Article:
Psalm 119:105–112; Ezekiel 34:20–36:7; 1 Peter 3:8–22

Psalm 119:105–112: When I was in the 5th grade at Lake Avenue Congregational Church, I learned to recite the 39 books of the OT plus the 27 books of the NT. I  also learned a bunch of memory verses, including this one: “Thy word is a lamp unto my feet and a light unto my path.” (105) [Of course we learned the King James version since that was “The Holy Bible.”] What is remarkable on my journey is that God’s word has indeed at these latter years of my life finally become a lamp unto my feet as I trace this Christian journey. As I have remarked elsewhere, it is the primary way in which I believe God speaks to me.

Like many verses, this one stands on its own, but it becomes richer and more meaningful in context. God’s word is not just “out there” as a friendly lamp lighting my life’s path. Instead it is at the center of–and the purpose  of– the psalmist’s life: “I swore and I will fulfill it–/ to observe Your just laws.” (106) As a fifth grader I had no idea about life’s trials to come, and there’s probably a good reason why we 10-year olds didn’t learn verse 107: “I have been sorely afflicted. / O Lord, give me life as befits Your word.” We had no idea of affliction, nor of risk: “My life is at risk at all times, / yet Your teaching I do not forget.” (109). Nor did we have enemies: “The wicked set a trap for me.” (110a)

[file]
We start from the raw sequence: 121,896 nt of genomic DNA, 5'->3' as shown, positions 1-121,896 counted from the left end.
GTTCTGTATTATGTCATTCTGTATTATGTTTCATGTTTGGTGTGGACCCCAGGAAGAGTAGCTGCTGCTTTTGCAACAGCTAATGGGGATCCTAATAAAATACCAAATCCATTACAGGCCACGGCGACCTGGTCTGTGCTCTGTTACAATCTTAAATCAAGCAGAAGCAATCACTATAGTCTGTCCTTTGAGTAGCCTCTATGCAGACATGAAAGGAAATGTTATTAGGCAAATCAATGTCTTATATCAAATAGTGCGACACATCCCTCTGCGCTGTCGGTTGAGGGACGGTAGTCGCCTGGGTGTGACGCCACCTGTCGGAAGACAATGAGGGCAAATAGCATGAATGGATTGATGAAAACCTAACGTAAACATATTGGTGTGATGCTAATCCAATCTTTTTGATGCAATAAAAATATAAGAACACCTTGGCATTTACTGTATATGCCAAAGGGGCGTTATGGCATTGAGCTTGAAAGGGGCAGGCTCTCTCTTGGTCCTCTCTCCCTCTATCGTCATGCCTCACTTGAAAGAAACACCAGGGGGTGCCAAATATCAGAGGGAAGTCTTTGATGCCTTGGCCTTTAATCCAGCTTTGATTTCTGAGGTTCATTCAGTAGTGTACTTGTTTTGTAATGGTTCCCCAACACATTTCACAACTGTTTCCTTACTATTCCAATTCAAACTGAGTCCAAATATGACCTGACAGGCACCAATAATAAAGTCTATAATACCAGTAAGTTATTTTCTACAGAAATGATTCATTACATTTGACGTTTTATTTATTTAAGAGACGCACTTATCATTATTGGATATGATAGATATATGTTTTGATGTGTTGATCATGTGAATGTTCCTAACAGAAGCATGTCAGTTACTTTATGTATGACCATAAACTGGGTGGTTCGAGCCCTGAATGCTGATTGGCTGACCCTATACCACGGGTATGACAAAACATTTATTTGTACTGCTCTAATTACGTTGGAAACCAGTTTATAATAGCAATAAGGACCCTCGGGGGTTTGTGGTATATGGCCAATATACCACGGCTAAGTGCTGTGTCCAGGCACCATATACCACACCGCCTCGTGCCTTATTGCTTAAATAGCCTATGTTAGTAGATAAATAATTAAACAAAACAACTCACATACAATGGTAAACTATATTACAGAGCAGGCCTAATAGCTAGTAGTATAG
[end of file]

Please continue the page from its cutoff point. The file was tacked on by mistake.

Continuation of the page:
But we 5th-graders did learn one thing: if we followed God’s word, we would also find that like the psalmist, “they are my heart’s joy.” (111). And that has indeed been the case now late in life. Coming to God’s word almost every morning is where I find true joy. I certainly feel the way the psalmist does: “I [have] inclined my heart to do Your statutes” but unlike him, I know I will not be able to follow God’s word “forever without fail.” (112) But realizing I will fail is why Jesus came to all of us in grace.

Ezekiel 34:20–36:7: The metaphor of God as shepherd and how he judges his sheep continues. What’s significant here is that we learn that God judges each sheep–each person–individually: “I myself will judge between the fat sheep and the lean sheep.” (34:20) God will “save my flock, and they shall no longer be ravaged” but it will be done on an individual basis: “and I will judge between sheep and sheep.” (34:21)

Ezekiel then becomes almost Isaiah-like as he describes this wonderful peace to come: “I will send down the showers in their season; they shall be showers of blessing. The trees of the field shall yield their fruit, and the earth shall yield its increase.” (34:26, 27). We arrive at the famous apotheosis of this shepherd/sheep metaphor: God as our Good Shepherd who promises, “You are my sheep, the sheep of my pasture  and I am your God.” (34:31) Once again, this prophecy is at once a promise to Israel, but it also transcends Israel to become a promise to all of us.